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In this photo, commuters on their vehicles move through an underpass during a heavy rain shower in Ahmedabad, India, Sept. 18, 2015. Rains were 16 percent below average so far over the four-month monsoon season that ends this month due to an El Nino weather pattern, which can lead to scorching weather across Asia and east Africa but heavy rains and floods in South America. A University of Victoria professor is warning El Nino may hit Canada’s West Coast this year.

AMIT DAVE/REUTERS

The "monster" El Nino weather system expected to hit Canada's West Coast later this fall and winter could lead to higher tides, flooding and erosion in low-lying coastal areas, says a professor at the University of Victoria.

Ian Walker's warning comes out of part of a larger study by a group of researchers from five countries bordering the Pacific who looked into El Nino and La Nina weather systems. The study was published this week in the journal Nature Geoscience.

Thirteen researchers from universities and government agencies tried to determine if patterns in coastal change, such as erosion and flooding, could be connected to major climate cycles, like El Nino and La Nina, across the Pacific.

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Walker, a geography professor whose specialties include beach and dune systems, coastal erosion and climate-change impacts, said he contributed data collected from the west coast of Vancouver Island, between Tofino and Ucluelet.

"What makes B.C. kind of distinct in the broader Pacific Basin is that we see coastal erosion and flooding responses for both El Nino and La Nina," said Walker.

"Now this year is a pretty monster El Nino, probably the largest ever witnessed. We know that in past El Ninos from here to California we've seen some of the highest historic rates of erosion. So we can prepare for that and we've seen that signal in our data."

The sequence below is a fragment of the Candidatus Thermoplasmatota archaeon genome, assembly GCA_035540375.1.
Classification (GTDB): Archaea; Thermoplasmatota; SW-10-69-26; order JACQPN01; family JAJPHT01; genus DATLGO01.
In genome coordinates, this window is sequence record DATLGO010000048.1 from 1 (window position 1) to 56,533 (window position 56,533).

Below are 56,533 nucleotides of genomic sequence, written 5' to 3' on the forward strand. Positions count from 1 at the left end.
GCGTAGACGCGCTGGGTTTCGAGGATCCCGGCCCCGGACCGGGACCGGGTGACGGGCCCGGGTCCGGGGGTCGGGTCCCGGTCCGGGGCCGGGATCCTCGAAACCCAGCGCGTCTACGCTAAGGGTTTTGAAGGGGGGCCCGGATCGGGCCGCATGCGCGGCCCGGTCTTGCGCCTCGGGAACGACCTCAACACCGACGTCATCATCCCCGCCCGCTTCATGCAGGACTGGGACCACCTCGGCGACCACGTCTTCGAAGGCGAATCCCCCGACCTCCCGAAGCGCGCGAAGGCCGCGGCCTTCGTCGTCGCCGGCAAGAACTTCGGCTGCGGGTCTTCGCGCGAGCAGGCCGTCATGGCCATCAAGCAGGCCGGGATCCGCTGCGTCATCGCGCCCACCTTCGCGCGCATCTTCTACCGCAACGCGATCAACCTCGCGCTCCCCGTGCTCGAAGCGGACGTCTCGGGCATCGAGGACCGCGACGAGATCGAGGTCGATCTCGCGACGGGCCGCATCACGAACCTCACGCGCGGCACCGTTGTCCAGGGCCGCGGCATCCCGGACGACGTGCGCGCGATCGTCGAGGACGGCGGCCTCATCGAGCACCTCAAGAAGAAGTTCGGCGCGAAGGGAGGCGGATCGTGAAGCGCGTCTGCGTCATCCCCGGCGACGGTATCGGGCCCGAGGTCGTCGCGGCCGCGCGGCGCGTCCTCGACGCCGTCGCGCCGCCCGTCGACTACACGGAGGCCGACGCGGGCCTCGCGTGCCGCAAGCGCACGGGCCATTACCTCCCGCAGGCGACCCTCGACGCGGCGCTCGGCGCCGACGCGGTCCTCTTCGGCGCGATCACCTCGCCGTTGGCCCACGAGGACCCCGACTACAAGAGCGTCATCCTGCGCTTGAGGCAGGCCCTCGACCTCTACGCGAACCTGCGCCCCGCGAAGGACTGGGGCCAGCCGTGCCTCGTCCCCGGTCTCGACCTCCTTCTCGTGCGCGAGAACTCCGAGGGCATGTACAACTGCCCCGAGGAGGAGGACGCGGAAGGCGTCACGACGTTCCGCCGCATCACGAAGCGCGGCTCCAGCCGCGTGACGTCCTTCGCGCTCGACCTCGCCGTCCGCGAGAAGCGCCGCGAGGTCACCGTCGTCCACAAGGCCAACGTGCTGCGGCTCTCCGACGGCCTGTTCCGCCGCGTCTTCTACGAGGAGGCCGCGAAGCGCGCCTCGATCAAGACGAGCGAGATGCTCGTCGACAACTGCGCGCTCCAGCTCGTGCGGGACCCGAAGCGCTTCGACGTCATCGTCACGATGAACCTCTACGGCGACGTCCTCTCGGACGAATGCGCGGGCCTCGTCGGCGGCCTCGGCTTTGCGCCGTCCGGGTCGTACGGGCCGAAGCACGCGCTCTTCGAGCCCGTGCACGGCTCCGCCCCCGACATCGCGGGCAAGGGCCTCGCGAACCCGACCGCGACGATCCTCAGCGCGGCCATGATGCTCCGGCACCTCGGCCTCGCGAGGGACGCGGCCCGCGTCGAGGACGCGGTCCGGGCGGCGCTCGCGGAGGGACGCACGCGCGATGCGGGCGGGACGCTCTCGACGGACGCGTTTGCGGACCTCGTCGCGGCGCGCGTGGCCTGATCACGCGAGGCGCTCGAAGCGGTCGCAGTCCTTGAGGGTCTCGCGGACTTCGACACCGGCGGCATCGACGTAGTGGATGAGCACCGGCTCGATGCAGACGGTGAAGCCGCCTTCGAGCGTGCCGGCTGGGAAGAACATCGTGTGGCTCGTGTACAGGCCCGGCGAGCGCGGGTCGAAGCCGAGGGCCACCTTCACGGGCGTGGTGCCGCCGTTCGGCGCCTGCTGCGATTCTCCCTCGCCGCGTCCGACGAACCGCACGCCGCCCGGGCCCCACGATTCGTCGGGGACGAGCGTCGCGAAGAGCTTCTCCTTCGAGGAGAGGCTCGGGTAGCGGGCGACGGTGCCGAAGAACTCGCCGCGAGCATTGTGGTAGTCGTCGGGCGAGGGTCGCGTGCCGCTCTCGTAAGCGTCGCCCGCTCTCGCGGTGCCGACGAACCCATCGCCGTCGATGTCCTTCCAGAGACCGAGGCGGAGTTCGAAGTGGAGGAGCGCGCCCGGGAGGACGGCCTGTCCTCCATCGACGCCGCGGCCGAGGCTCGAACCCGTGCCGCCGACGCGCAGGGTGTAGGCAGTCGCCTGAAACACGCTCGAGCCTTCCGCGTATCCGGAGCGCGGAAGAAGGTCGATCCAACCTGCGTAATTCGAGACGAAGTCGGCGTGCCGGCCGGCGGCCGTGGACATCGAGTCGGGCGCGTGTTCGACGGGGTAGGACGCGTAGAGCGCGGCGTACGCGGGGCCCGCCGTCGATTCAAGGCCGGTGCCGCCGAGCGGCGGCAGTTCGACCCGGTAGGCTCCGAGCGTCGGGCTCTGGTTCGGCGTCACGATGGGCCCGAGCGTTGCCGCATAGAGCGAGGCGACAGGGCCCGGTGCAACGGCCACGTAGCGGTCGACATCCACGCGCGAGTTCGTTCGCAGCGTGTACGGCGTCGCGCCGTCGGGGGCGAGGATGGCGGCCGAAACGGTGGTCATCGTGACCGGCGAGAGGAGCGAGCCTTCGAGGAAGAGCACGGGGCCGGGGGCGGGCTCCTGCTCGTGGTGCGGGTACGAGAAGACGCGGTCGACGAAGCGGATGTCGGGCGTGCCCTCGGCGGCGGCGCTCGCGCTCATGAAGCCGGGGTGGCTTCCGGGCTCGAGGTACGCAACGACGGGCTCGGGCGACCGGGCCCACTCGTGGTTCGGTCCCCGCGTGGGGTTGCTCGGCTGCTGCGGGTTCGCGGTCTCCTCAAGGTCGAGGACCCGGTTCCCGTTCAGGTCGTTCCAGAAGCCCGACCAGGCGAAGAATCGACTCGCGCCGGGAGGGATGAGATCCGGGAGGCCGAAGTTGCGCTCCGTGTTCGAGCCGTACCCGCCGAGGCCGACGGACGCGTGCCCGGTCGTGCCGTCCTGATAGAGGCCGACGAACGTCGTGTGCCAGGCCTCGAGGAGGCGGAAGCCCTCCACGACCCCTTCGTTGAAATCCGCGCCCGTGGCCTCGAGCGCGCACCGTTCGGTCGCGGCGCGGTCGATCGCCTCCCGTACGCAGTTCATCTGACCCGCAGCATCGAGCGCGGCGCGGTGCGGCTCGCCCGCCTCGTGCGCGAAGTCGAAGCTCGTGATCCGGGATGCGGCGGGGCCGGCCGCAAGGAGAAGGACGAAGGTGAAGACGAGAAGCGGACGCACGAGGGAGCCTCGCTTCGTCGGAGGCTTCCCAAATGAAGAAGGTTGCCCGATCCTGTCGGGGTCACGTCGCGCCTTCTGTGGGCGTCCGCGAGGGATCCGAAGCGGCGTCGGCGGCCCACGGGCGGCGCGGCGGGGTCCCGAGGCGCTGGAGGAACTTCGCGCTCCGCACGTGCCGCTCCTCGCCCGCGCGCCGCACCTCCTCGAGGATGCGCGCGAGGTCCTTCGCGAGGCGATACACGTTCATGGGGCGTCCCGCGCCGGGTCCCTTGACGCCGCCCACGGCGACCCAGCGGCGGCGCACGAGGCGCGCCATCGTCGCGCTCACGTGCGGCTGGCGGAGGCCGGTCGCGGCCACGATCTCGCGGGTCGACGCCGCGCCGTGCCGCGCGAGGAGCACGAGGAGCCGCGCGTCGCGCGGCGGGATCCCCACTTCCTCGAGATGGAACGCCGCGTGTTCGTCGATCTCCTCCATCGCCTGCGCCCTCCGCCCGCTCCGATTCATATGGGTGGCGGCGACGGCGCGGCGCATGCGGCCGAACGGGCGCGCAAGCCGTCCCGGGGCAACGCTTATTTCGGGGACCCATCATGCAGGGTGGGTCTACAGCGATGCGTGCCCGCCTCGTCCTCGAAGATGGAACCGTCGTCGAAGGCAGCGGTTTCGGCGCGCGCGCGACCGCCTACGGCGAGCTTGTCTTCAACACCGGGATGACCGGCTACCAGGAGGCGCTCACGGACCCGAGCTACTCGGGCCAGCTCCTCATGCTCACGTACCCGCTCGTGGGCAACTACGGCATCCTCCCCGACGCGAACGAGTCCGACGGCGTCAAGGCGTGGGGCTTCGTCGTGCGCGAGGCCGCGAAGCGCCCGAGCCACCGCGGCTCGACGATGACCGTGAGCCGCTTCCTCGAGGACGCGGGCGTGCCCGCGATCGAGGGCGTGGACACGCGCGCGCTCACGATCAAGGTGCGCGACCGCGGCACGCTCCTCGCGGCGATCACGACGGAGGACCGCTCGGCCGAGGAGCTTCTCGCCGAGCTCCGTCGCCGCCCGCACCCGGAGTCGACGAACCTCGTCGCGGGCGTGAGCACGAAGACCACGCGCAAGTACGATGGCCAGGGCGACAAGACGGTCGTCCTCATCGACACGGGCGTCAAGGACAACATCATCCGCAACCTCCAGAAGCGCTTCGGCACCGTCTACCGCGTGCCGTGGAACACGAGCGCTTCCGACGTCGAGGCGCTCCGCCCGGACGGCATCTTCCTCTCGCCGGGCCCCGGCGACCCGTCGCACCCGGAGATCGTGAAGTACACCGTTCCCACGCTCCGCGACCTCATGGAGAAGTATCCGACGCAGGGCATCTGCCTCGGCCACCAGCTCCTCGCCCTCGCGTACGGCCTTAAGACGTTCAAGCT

El Nino is a natural, tropical, ocean temperature phenomenon, in which warm water near the equator in the Pacific moves towards South America's northern coast and then turns northward, as far as Haida Gwaii and Alaska, said Walker.

"As warm things expand, we see a higher water level, on the order of tens of centimetres, depending on where you are," said Walker. "So that's super imposed on the tides and storms are then superimposed on top of that."

The result can be higher ocean-water levels, he said.

Contrast that to a La Nina, which typically follows an El Nino and is a phenomenon where the upwelling of cold water off northwest South American results in cooler coastal ocean waters along B.C.'s coast, said Walker.

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Less energy is available for storms and the ocean levels are lower, but what leads to erosion and flooding during a La Nina event is the track of the storms that plow directly into the central portion of Vancouver Island, said Walker.

"This is a big El Nino year, so we should be prepared but we should also be prepared as much for the La Nina which could follow in a couple years," said Walker.

The U.S. Geological Survey said in a news release that the research was important because the impact of El Nino and La Nina have not been included in studies about rising sea levels and coastal vulnerability.

Other universities that participated in the study included the University of Sydney and the University of New South Wales in Australia and New Zealand's University of Waikato.

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